After attending a Washington rally for public schools, she mobilized a group of Fort Wayne residents to establish the Northeast Indiana Friends of Public Education. Energized by education historian Diane Ravitch’s appearances in Bloomington and at IPFW’s Omnibus Lecture, the group jumped in to help elect a new state superintendent. Since Ritz’s election night upset, they have continued to monitor so-called reform measures and kept up a relentless letter-writing campaign.
“Whether it’s vouchers or charters or ISTEP, people are beginning to see it’s all about money,” Bush said. “I think that’s where some are missing the boat. Hoosiers care about taxes. If you put the emphasis on the fiscal responsibility – how the reformers are sending money to out-of-state corporations, how they are using our kids to make money – that’s how you get people’s attention.”
The full brunt of the reform movement has fallen on those training future teachers and administrators. John Jacobson, dean of the Teachers College at Ball State University, has overseen efforts there to adapt to curriculum demands, teacher licensing changes, school choice initiatives and more. He’s trying to determine how big a role the changes have played in decreasing undergraduate enrollment in teacher-preparation programs, an effect seen not just at Ball State but at other Midwest schools of education. The college surveyed students, recent alumni and school principals to ask how it was doing in preparing teachers, with feedback overwhelmingly positive.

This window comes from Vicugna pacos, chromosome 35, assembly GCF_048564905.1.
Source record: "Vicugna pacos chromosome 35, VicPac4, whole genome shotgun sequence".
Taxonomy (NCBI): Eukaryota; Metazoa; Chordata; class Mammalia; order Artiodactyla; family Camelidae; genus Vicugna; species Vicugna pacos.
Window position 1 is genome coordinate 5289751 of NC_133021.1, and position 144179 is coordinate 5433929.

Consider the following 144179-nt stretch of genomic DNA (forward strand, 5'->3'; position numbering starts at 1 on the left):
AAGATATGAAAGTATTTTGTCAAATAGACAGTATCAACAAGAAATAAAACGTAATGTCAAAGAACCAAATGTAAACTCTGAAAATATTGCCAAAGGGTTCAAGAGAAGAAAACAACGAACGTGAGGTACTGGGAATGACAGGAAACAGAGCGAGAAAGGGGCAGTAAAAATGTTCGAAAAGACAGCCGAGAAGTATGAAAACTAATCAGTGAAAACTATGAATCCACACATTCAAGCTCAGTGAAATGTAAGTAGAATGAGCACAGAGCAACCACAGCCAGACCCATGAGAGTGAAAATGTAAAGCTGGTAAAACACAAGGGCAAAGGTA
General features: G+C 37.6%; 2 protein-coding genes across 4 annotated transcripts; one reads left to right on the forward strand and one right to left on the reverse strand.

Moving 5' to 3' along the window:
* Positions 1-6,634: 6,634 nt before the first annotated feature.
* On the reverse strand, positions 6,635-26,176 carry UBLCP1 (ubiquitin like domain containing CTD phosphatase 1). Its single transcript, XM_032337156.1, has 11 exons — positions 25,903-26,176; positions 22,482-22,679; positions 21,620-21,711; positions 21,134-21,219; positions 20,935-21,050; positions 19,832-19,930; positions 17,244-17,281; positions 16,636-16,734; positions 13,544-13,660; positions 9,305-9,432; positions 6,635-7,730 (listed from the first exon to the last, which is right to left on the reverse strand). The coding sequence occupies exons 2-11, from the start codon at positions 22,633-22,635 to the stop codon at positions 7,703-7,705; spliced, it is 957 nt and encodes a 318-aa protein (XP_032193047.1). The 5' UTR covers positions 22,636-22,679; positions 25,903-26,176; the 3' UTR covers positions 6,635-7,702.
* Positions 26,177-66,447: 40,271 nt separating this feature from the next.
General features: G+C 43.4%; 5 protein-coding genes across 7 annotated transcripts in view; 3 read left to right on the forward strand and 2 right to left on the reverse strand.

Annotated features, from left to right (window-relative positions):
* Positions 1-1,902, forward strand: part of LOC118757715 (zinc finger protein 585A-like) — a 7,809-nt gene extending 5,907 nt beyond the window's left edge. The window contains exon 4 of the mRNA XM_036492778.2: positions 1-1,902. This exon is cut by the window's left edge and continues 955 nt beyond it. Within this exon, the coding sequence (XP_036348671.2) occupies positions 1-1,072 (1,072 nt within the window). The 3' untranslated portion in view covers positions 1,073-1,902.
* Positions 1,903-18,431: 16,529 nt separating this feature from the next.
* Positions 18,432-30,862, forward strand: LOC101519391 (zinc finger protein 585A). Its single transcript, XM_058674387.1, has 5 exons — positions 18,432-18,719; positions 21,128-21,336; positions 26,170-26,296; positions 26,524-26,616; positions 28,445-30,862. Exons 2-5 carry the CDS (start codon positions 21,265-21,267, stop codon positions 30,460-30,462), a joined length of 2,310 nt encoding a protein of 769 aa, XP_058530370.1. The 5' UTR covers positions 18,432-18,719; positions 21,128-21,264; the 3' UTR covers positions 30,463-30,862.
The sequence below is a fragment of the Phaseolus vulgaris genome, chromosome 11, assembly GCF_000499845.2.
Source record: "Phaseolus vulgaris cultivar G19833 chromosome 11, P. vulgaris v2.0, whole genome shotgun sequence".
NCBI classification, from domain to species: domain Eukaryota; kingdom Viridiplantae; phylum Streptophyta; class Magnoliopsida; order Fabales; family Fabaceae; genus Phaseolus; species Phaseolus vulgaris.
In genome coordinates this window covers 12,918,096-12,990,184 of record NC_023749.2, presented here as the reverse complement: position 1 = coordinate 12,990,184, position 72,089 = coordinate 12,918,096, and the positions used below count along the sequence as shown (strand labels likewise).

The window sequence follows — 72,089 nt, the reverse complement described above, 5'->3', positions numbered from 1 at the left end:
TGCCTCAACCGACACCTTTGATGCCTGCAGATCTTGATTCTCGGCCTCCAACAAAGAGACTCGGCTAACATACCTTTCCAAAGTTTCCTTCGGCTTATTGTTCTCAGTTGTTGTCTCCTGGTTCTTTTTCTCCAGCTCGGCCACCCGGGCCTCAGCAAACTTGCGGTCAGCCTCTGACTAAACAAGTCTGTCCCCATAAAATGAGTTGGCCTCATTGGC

“So the question is: Why is there a decline in our region? That still has to be answered,” Jacobson said. “Is the perception of our young people that education is not an attractive field?”
He pointed to results of a Gallup/Phi Delta Kappa poll that showed increasing numbers of respondents agreeing that they would encourage a young person to study education, but acknowledged that something seems to be turning students away.
“When they start getting to high school, they start hearing the rhetoric,” he said. “You can’t count it out. In Indiana, teachers in the last few years have been pretty demoralized. Since the election, they are sort of holding their breaths. … I hope we can put aside our differences and devote the appropriate resources to education.”
A new direction in Indiana education policy, initiated by Ritz’s election, seems to be developing along with the growing national backlash. John Tierney, writing for Atlantic.com, predicts a revolution.
“Fueled in part by growing evidence of the reforms’ ill effects and of the reformers’ self-interested motives, the counter-movement is rapidly expanding,” he wrote in April. “I predict it will continue to gain strength and gradually lead to the undoing of these market-based education reforms.”